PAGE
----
A quality pre workout supplement can potentially enable better performance during exercise, especially if your workout entails endurance, high-intensity or strength training.
No one approaches every workout feeling well-rested and able to take on the world. Sometimes we need a boost. The pre workout is intended to provide that boost. Pre workout supplements leverage a variety of ingredients known or believed to enhance physical performance.
But are pre workouts necessary or simply a workout fad harboring a dark secret? In other words, is a pre workout bad for you? Below we’re going to take a close look at pre workout supplements and provide an answer to that question.
- Pre workouts provide an energy boost that can enhance workout effectiveness.
- Pre workouts contain vitamins and amino acids that power muscle recovery and growth.
- Pre workout supplements are considered safe for average healthy adults.
Why the Sudden Popularity of Pre Workout Supplements?
Pre workout supplements have been steadily gaining in popularity over the past few years. And the reason for this is pretty simple: pre workouts promise to enable better performance in the gym. Better performance equals a higher degree of fitness and overall health (at least in theory) and in our post-pandemic world better health is something lots of people are interested in.
But do pre workouts deliver on their promise or are they just a dangerous tease? To find out, let’s start by looking at what’s in them.
Pre Workout Ingredients
Pre workouts promise to enhance physical performance enabling the user to achieve breakthroughs in their workouts that may otherwise elude them. To achieve these breakthroughs most pre workout supplements lean heavily on caffeine along with a slew of other energy-enhancing and muscle-building ingredients, including but not limited to:
Creatine and beta alanine: Creatine and beta alanine are amino acids that play a central role in energy production and muscle mass. Creatine by itself is an extremely popular supplement among bodybuilders as it has been shown to amplify the effects of resistance training (1).
BCAAs: BCAA stands for Branch Chain Amino Acids. These compounds are essential to muscle growth and countless people swear by them. However, the scientific literature regarding the efficacy of BCAA supplements is inconclusive at best (2).
L-Glutamine: Glutamine (3) is the most common amino acid in the human body and acts as a building block for proteins, which in turn are the building blocks of muscle. L-glutamine plays a key role in repairing muscles damaged during an intense workout. So after the caffeine enables you to push the workout envelope the glutamine should help speed your recovery.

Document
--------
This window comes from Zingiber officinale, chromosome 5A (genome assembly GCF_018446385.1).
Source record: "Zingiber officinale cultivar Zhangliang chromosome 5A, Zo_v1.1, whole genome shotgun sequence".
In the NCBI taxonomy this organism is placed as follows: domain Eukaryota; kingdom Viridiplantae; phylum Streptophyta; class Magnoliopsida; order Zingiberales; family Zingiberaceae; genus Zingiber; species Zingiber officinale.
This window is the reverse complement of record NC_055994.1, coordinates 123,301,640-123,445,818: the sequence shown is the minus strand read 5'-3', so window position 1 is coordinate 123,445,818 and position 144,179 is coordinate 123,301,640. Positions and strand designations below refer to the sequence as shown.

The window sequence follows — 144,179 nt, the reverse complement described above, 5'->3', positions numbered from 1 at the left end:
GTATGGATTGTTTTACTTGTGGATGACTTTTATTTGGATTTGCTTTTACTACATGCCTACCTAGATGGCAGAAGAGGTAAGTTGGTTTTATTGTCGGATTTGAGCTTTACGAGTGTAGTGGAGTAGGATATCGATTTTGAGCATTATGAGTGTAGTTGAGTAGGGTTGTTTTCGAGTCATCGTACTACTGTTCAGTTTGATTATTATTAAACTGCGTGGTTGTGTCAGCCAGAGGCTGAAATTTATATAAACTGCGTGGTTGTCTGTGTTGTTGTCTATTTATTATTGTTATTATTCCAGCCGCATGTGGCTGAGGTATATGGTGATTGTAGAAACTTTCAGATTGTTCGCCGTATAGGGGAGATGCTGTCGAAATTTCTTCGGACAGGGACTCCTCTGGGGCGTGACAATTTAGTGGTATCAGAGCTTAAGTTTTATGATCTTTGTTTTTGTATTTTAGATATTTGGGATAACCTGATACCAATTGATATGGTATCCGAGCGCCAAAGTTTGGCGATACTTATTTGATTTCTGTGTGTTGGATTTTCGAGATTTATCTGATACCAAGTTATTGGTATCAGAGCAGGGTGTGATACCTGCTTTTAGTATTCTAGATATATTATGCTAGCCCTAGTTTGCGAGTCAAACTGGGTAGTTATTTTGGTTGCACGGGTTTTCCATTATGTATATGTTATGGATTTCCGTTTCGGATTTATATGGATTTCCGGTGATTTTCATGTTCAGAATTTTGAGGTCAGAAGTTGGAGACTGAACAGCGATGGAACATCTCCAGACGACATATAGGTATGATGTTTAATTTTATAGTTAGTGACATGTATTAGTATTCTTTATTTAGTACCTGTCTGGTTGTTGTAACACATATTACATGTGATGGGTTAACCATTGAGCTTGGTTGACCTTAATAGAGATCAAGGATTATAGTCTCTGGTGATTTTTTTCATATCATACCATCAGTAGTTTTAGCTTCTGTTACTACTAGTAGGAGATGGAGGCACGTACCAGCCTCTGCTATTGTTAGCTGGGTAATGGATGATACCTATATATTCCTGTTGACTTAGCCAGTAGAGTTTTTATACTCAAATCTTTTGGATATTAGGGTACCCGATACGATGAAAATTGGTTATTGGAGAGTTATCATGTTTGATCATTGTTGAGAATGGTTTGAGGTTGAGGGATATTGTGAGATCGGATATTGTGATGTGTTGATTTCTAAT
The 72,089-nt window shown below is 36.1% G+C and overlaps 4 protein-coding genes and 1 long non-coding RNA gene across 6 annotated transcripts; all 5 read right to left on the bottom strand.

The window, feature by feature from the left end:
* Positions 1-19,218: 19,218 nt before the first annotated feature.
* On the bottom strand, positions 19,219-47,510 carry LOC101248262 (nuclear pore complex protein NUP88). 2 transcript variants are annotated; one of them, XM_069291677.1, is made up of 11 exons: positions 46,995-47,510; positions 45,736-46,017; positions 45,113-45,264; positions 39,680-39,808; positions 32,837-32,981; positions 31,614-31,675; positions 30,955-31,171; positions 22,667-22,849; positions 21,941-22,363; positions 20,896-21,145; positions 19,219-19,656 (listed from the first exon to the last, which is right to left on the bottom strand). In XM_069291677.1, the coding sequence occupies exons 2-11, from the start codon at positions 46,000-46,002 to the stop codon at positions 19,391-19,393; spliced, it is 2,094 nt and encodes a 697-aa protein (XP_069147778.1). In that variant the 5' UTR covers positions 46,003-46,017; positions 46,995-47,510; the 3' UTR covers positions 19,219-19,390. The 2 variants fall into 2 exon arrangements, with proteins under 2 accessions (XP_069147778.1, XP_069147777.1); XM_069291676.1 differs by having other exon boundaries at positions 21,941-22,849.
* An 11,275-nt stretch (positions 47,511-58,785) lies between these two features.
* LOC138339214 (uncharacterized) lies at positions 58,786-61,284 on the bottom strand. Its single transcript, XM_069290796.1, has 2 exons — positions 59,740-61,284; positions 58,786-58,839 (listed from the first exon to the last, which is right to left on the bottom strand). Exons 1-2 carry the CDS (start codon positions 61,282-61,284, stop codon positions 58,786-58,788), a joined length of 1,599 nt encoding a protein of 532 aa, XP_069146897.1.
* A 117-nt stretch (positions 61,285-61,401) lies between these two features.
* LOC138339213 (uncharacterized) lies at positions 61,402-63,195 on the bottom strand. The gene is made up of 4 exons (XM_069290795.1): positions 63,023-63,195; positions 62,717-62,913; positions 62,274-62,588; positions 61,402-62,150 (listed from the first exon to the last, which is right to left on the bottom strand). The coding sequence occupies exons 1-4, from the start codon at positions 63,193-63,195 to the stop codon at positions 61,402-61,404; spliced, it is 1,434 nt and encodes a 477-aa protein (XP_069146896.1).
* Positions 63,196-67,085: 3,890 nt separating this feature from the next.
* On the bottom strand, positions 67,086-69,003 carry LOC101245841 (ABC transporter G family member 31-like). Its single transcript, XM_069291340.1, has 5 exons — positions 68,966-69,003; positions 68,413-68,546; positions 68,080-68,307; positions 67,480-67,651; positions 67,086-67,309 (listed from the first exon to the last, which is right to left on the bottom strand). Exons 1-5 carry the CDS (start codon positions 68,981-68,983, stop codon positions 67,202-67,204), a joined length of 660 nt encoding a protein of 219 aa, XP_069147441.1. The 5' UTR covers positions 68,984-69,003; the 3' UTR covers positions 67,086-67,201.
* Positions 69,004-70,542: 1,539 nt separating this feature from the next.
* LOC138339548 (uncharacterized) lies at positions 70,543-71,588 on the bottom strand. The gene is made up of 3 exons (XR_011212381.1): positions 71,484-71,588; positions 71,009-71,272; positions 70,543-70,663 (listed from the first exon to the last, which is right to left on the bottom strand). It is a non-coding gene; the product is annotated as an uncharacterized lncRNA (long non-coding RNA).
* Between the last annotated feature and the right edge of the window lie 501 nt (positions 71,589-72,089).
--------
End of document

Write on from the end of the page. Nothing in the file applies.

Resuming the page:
Taurine: Taurine is another common ingredient in pre workout supplements. Taurine is a sulfonic acid found in animal meat that is known to help the body metabolize fats while reducing oxidative stress (4).
B-vitamins: B-vitamins are included in many pre workout supplements because of their role in boosting energy production and muscular efficiency. They also play an important role in boosting metabolism in the long-term, regulating cholesterol production and staving off anemia (5) by increasing red blood cell counts.
Nitric-Oxide boosters: These include arginine and citrulline which have been shown to improve blood flow thereby increasing the delivery of nutrients to the muscles and helping to ward off muscle soreness that often follows a strenuous workout (6).
Is Pre Workout Bad for Your Heart?
It depends largely on your own health when you start taking it. The FDA does not regulate supplements, other than to ensure they do not contain any illegal substances. Therefore, manufacturers are free to ramp up the amount of whatever ingredient they see fit.
In most cases that means increasing the amount of caffeine in an effort to back up marketing claims that their pre workout supplement is particularly potent. There are numerous pre workout supplements currently on the market that deliver up to 200mg of caffeine per dose.
While that is a pretty hefty amount, studies indicate that an average healthy adult can tolerate up to 400mg of caffeine per day without any adverse health effects, including adverse cardiovascular effects (7).